Kenji Takano’s tea room fills the light and spacious basement of a building in Jinbocho — an area that’s best-known for its shops crammed with old books, prints and posters, and for the number of small publishing companies based there.
But a light and spacious basement?
Well, yes — thanks to the glass wall alongside the staircase leading to the entrance of Tea House Takano, which channels light into the 60-seat room and turns the dark color of the 57-year-old master’s brews a glowing shade of red.
“Although my place is below street level, I don’t want customers to feel as if they’re in some deep, dark place,” Takano says, beaming.
But as befits one of the oldest establishments in Tokyo specializing in black tea, Takano insists “it should be something very different from the posh new cafes you find in other central areas such as Marunouchi. Really, it’s just a simple place to come and enjoy genuine tea inexpensively.”
Nonetheless, aficionados in this country say few can really compete with Takano in serving a good cup of tea. Skeptics, however, may wonder what all the fuss is about. How can one person’s cuppa be very much different from another’s?
“They can be very different,” Takano declares firmly. “To enjoy good tea it helps to know about the different varieties of leaves and the proper ways to get the best taste out of them. I carefully adjust the quantity and the brewing time to best enhance the character of each variety.”
At Tea House Takano, customers can usually choose from about 15 varieties of tea from India and Sri Lanka that have passed Takano’s personal tasting test. “I examine a sample of tea with my eyes and fingers first,” he explains. “Then I sniff it. Only after that do I pour boiled water onto 3 grams of leaves in a cup. Finally, I hold the tea in my mouth, check it and spit it out. It is a very delicate and difficult job.”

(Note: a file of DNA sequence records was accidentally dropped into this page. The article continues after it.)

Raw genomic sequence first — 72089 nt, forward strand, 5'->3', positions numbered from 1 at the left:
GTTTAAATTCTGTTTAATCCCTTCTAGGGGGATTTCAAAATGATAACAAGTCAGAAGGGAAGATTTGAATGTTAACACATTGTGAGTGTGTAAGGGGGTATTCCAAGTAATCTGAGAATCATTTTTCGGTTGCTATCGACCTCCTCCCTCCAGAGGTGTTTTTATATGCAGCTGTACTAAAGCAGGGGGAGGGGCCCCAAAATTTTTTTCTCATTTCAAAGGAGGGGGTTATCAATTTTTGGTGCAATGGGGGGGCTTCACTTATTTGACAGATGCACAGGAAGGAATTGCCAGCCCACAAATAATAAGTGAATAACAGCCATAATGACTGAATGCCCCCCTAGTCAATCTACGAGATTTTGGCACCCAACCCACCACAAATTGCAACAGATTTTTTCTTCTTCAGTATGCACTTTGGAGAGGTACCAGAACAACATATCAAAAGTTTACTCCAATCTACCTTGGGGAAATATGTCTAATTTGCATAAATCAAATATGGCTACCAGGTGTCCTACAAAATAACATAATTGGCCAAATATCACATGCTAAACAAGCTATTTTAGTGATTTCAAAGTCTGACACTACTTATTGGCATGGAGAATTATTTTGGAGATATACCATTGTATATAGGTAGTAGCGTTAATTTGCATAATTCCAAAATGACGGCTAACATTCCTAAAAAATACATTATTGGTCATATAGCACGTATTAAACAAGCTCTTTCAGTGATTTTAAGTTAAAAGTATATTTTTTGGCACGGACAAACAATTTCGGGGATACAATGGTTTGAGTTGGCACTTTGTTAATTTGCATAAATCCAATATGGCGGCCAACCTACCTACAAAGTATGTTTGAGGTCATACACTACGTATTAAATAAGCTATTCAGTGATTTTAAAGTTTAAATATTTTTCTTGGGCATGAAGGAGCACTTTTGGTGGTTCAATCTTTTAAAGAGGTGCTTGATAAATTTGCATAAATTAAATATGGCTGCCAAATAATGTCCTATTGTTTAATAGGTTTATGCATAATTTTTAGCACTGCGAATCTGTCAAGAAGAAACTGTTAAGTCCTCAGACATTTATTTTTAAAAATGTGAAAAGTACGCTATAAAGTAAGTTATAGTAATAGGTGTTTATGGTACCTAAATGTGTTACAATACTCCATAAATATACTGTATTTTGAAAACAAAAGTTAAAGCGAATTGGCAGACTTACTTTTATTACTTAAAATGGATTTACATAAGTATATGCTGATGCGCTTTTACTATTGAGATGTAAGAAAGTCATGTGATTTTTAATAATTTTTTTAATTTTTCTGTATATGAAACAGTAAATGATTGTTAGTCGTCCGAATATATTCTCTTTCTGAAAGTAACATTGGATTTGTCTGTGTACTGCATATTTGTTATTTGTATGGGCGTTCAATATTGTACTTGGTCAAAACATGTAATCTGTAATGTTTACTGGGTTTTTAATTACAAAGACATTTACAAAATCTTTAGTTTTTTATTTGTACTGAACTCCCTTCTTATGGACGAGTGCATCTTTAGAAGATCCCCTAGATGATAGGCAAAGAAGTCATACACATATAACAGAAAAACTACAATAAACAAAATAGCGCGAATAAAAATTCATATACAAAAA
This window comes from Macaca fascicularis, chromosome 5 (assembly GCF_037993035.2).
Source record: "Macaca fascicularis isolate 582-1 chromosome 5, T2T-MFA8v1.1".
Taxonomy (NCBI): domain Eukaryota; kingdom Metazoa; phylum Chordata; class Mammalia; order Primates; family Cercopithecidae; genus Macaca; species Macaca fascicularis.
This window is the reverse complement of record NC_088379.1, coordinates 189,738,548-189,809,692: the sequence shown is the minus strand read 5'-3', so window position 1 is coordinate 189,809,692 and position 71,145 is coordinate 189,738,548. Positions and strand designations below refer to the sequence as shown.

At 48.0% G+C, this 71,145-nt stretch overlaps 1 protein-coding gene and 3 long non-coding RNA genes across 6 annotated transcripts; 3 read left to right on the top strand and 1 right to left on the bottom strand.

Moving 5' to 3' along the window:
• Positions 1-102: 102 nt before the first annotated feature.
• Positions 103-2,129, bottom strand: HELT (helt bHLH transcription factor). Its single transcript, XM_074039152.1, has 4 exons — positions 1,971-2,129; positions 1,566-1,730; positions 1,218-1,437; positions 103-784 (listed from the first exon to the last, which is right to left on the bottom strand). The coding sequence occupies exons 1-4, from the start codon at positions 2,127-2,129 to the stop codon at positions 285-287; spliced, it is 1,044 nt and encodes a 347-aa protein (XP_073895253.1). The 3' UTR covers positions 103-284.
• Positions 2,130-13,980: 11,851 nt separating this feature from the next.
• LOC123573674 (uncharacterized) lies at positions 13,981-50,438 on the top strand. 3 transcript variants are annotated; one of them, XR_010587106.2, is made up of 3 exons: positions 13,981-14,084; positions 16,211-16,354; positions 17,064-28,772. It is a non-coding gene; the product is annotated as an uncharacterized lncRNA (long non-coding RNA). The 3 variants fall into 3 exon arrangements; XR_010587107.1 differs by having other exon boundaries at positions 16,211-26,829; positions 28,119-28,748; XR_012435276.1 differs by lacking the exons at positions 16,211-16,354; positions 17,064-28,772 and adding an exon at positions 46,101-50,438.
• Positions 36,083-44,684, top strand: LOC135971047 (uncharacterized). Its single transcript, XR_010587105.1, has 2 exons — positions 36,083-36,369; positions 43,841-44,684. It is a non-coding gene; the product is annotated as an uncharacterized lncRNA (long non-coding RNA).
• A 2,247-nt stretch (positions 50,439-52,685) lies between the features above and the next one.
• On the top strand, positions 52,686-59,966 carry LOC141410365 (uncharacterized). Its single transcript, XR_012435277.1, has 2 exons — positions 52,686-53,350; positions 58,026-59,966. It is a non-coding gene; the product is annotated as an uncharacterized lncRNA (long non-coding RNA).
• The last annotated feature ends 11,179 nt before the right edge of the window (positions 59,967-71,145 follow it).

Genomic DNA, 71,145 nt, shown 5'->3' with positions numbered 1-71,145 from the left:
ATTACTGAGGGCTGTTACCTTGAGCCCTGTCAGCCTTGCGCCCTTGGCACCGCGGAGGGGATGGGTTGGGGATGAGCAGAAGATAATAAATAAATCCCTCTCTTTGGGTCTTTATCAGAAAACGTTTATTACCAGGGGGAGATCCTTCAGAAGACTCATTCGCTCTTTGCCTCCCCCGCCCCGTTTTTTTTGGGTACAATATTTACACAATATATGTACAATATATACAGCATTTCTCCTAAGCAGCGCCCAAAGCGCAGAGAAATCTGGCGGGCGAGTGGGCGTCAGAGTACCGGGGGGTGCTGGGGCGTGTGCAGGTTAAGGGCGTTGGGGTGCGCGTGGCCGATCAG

Nowadays, of course, English-style tearooms are just part of the townscape right across the country. But back in 1974, when Takano opened his modest salon, it was a very different Japan.
“There were many coffee shops, but almost nowhere dedicated to serving tea,” Takano recalls. “You may not believe this, but at the time, customers used to arrive and order Coca-Cola and a hot dog. Seriously. And when I showed them the menu of the varieties of tea, they realized they had no idea what to do . . . so then they’d say: ‘Well, I’ll have a cup of coffee.’ “
Since those days, of course, word of the pleasures of drinking black tea has spread far and wide, ensuring that the seats in Takano’s tea house are often all taken.
Indeed, black tea has boomed so much that government statistics show that imports have doubled in the past 20 years, from 7,600 tons in 1980 to 15,200 tons in 2001.
Takano points to the Japanese love of drinking bottled or canned tea. If people experienced the pleasure of making and drinking good tea, he believes, relishing its many varieties from growers in different lands, black tea would become part of everyday life in the same way as green tea.
It’s this passion for tea that keeps Takano going — and it’s a passion he’s more than happy to share.